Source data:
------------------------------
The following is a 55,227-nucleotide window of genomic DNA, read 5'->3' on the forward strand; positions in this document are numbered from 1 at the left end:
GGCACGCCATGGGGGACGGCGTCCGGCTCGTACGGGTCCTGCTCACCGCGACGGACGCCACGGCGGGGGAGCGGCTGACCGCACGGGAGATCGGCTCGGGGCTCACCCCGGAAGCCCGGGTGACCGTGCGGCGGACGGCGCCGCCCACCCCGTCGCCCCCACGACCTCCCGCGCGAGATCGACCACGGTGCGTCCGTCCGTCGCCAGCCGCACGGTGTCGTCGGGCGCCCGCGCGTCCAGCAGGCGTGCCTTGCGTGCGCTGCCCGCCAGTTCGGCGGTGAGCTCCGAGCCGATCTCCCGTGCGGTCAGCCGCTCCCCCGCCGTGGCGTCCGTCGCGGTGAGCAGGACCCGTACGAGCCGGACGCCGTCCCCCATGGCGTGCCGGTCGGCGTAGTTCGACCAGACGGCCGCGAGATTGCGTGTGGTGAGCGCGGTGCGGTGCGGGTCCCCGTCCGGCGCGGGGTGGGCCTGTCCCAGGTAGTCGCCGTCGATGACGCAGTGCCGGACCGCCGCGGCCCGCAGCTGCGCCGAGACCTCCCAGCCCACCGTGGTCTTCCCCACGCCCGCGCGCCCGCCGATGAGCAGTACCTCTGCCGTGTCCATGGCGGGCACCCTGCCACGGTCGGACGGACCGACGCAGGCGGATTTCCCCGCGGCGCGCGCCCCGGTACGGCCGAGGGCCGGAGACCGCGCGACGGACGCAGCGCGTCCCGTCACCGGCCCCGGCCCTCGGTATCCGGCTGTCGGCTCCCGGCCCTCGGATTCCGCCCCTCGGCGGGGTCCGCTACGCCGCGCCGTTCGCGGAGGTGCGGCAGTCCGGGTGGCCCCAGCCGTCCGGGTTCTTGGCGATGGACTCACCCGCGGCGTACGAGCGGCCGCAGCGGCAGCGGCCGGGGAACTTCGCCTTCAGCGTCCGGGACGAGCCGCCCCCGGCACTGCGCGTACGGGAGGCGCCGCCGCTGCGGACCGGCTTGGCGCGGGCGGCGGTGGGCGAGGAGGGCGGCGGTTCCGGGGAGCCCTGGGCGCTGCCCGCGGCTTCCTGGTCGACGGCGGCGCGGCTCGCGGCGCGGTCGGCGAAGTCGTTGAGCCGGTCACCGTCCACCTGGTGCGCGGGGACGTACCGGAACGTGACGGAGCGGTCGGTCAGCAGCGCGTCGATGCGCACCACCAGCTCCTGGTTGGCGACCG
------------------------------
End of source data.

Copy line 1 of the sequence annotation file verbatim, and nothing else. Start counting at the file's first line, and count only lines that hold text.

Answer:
The following is a 55,227-nucleotide window of genomic DNA, read 5'->3' on the forward strand; positions in this document are numbered from 1 at the left end: